Vietnam's largest telecommunications company plans to invest US$1 billion (euro670 million) to upgrade the country's broadband Internet network and keep pace with economic growth. Vietnam Post and Telecommunication Group will expand and improve the network over the next two years, said Bui Quoc Viet, spokesman for the state-owned firm. The improved network will provide faster connections for Vietnam's nearly 19 million Internet users, he said. Roughly one-fifth of the country's 85 million people use the Internet.  Full Story  AP/Yahoo_ 2/25/08

Domain name for Asia up for grabs
The so-called landrush for the latest domain name suffix - .asia - has begun.  DotAsia, the organisation overseeing the registration, is expecting huge demand for the first domain name extension for the Asia Pacific region.  But some in the industry are concerned about the proliferation of domain name suffixes in recent years.  While others think that the business of buying domain names has become more about protecting brands than promoting them.Work to create the .asia domain began in 2000 with the DotAsia Organisation winning official approval to set up the domain in 2006.  A so-called sunrise period, where companies can reserve domains to match their trademarks, has been ongoing since October.  Now the process has been opened up for anyone to register and the first .asia domains will go live on the internet in March.  Thomas Herbert, a product manager from UK hosting firm and registrar Hostway, believes the nature of buying domain names has changed, largely due to the lucrative businesses of cybersquatting.  "People are willing to pay big money for a domain and with domain name reselling on the increase, it has become a matter of protecting your trademark," he said. FULL STORY_ BBC 22/1/08

Microsoft bids $44.6 billion to buy Yahoo

Microsoft Corp made a bid to buy Yahoo Inc for $44.6 billion, seeking to join forces against Google Inc in what would be the biggest Internet deal since the Time Warner- AOL merger. Yahoo would give Microsoft dominance in Web banner ads used by corporate brand advertisers. It also attracts more than 500 million people monthly to sites devoted to news, finance and sports, and Yahoo Mail is the No. 1 consumer e-mail service. Speculation of a tie-up has swirled in the markets for more than a year, as investors looked to Microsoft to team up with Yahoo against an ever more powerful Google, which owns about two-thirds of the global Web search market. But critics say Microsoft and Yahoo have very different corporate cultures and worry about a clash like the one that marred AOL's $182 billion purchase of Time Warner Inc in 2001, which is seen as the worst merger in recent history, with many of the promised synergies never materializing.  Full Story  Reuters_ 2/1/08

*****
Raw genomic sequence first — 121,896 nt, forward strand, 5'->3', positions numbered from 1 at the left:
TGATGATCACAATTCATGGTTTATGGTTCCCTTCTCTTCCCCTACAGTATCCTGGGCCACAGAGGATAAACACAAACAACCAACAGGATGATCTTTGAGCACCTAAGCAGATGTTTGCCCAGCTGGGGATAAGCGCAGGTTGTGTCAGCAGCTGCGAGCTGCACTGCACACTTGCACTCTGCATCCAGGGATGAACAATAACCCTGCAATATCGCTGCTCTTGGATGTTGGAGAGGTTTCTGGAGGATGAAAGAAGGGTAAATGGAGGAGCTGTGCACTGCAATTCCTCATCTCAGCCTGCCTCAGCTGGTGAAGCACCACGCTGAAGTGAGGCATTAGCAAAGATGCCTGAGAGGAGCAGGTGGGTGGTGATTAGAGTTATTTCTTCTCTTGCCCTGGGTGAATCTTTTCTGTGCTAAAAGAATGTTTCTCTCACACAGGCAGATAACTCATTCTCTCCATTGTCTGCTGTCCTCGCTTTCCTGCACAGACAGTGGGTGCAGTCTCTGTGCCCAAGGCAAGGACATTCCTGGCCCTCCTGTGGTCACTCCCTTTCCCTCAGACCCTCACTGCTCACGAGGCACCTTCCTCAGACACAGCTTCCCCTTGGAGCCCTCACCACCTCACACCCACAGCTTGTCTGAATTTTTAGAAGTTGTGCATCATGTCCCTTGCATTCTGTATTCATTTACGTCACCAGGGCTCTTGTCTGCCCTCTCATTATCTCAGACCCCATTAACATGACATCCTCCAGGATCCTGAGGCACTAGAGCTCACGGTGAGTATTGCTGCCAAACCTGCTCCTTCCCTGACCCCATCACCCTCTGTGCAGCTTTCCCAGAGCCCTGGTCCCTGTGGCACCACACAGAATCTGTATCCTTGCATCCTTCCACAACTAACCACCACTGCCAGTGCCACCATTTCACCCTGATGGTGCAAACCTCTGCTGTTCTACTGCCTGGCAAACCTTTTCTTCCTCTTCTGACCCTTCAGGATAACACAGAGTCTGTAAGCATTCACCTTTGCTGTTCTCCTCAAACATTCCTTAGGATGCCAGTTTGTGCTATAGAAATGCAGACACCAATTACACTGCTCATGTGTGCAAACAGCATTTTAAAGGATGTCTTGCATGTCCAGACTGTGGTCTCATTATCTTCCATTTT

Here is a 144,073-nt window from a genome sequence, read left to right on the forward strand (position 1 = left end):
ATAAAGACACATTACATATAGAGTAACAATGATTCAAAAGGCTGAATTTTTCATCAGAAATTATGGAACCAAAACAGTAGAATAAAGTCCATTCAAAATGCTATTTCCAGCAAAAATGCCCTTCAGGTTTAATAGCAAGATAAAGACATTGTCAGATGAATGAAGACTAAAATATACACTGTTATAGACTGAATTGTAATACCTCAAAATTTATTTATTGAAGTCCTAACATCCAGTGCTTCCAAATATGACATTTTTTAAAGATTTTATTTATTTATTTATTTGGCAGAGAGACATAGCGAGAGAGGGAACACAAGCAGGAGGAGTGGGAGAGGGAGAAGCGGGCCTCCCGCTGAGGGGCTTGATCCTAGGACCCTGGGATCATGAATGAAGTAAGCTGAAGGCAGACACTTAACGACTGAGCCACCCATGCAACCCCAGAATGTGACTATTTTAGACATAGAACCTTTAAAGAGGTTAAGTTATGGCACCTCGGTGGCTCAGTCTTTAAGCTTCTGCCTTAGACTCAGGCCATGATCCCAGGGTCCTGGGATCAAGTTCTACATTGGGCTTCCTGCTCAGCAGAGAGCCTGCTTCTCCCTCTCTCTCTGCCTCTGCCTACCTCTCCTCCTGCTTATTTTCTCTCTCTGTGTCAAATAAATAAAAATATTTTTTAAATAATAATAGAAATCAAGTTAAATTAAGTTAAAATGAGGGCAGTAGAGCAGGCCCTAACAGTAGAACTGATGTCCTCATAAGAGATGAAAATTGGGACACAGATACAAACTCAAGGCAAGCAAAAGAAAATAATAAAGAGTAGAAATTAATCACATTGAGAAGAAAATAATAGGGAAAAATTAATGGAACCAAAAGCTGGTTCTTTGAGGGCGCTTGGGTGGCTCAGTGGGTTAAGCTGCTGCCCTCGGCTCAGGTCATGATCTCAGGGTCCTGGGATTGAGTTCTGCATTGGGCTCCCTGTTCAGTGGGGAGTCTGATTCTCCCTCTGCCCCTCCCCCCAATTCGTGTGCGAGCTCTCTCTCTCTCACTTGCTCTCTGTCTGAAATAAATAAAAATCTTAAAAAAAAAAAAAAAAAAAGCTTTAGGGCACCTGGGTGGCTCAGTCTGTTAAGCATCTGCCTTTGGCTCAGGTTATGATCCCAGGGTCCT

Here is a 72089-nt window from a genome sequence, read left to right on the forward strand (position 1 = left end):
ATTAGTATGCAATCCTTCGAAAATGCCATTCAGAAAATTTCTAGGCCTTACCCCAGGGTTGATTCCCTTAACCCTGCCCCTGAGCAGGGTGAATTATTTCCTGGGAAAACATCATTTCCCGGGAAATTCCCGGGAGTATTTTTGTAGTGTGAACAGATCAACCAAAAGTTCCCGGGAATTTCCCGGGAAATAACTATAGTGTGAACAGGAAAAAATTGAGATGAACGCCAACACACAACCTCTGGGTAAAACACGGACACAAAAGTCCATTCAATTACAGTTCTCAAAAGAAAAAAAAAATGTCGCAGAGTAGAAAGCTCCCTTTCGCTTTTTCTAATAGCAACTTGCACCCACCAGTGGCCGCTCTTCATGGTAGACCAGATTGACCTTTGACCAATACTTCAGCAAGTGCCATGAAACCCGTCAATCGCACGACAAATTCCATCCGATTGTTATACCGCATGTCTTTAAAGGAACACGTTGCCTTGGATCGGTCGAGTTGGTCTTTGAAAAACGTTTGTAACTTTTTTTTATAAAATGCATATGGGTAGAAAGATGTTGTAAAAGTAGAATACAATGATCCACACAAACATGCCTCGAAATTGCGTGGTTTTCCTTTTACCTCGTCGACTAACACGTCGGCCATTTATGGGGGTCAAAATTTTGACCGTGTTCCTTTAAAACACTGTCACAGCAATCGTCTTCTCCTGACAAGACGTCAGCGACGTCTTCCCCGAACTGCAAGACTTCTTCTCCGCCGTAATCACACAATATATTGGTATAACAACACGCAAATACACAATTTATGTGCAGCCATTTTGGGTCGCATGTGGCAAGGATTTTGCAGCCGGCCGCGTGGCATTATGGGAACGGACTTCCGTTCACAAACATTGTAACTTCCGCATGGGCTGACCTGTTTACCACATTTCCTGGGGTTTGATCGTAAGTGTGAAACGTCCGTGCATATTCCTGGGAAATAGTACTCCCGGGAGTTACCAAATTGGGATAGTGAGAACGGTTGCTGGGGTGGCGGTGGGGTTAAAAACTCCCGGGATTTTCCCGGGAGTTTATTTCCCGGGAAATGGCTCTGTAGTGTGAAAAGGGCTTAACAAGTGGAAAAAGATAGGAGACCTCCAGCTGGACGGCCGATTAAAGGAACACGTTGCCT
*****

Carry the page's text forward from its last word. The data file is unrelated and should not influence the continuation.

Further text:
Third undersea Internet cable cut in Mideast

An undersea cable carrying Internet traffic was cut off the Persian Gulf emirate of Dubai, officials said Friday, the third loss of a line carrying Internet and telephone traffic in three days. Ships have been dispatched to repair two undersea cables damaged on Wednesday off Egypt. FLAG Telecom, which owns one of the cables, said repairs were expected to be completed by February 12. France Telecom, part owner of the other cable, said it was uncertain when repairs on it would be repaired. Stephan Beckert, an analyst with TeleGeography, a research company that consults on global Internet issues, said the cables off Egypt were likely damaged by ships' anchors. Officials said Friday it was unclear what caused the damage to FLAG's FALCON cable about 50 kilometers off Dubai.  Full Story  CNN_ 2/1/08

FCC auction opens door to open access

A sudden spurt of bidding has turned what was shaping up as a bust into the most robust auction of wireless spectrum the federal government has ever conducted, salvaging hopes for a new generation of mobile networks that are open to any device and any service.  The weeklong auction cleared a crucial stage on Jan. 31 as the combined bids for the five swaths of spectrum being sold reached $15.64 billion, which is 14% more than the record $13.7 billion raised in 29 days of bidding during the Federal Communications Commission's last auction a year and a half ago. Most of the blocks, each of them broken into multiple biddable chunks, have now drawn the minimum bids set by the FCC, including one of the two blocks being sold with unprecedented requirements that their eventual owners open their networks to devices and services from other companies.  FULL STORY_BusinessWeek 2/1/08